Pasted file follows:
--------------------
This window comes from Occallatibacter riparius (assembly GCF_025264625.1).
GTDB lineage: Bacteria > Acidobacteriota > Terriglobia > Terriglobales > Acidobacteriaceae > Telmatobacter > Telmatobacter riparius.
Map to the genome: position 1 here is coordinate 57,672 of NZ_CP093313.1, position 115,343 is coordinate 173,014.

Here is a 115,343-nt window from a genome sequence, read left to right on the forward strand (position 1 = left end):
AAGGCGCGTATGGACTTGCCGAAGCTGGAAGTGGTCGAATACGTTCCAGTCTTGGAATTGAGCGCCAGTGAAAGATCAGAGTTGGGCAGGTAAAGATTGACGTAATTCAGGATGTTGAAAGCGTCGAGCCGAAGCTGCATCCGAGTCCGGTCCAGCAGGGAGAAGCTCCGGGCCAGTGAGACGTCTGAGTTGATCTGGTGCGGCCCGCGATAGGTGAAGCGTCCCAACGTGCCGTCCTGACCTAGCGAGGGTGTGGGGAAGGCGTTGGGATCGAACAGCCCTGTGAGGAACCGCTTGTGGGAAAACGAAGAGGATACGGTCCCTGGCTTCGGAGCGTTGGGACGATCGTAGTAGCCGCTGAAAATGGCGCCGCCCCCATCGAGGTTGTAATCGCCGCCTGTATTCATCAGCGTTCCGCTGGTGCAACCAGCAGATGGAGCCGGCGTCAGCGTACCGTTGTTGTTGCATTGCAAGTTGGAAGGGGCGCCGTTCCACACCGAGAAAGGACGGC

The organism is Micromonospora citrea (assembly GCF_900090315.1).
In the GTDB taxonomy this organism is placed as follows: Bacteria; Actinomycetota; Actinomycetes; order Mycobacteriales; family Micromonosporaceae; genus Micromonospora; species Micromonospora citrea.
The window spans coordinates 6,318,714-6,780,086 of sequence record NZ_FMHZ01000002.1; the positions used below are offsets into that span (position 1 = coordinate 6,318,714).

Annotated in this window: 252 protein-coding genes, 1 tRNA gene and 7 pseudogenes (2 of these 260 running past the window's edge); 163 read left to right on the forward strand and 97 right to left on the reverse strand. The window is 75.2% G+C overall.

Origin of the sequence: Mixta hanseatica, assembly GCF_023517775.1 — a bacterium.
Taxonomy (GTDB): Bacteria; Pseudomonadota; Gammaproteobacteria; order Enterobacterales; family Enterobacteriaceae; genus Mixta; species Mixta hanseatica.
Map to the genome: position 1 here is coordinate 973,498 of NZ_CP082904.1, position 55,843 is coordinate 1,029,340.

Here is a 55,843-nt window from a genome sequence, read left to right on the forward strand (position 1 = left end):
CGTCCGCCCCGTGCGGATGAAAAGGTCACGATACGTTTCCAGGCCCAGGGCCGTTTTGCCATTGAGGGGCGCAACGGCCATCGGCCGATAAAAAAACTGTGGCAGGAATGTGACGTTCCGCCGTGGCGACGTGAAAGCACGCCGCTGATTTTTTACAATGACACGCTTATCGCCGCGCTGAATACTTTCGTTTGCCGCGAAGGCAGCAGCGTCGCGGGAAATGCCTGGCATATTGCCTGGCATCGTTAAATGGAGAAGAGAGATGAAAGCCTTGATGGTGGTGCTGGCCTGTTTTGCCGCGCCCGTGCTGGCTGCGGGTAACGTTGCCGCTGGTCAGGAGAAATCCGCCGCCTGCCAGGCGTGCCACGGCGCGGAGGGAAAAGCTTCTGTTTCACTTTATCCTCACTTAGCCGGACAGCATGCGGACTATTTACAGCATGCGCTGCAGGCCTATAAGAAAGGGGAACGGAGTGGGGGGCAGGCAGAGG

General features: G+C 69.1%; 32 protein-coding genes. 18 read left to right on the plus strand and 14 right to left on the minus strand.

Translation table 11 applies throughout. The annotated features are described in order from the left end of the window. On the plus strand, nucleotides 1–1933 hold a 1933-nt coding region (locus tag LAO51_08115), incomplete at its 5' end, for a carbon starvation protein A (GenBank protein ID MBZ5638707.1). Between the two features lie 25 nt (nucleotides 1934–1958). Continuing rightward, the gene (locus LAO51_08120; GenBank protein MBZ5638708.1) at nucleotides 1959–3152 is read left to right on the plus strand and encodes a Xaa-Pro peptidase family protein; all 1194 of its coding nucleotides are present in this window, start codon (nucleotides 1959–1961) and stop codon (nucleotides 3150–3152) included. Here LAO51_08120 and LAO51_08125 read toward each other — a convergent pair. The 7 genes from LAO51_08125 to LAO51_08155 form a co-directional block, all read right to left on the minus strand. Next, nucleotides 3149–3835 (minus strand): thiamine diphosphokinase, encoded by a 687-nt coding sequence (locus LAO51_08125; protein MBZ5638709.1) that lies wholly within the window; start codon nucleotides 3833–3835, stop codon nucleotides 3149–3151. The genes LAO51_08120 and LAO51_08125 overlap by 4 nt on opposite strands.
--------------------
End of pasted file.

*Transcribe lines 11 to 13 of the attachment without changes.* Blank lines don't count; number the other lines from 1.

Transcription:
Taxonomy (GTDB): Bacteria; Pseudomonadota; Gammaproteobacteria; order Enterobacterales; family Enterobacteriaceae; genus Mixta; species Mixta hanseatica.
Map to the genome: position 1 here is coordinate 973,498 of NZ_CP082904.1, position 55,843 is coordinate 1,029,340.

Here is a 55,843-nt window from a genome sequence, read left to right on the forward strand (position 1 = left end):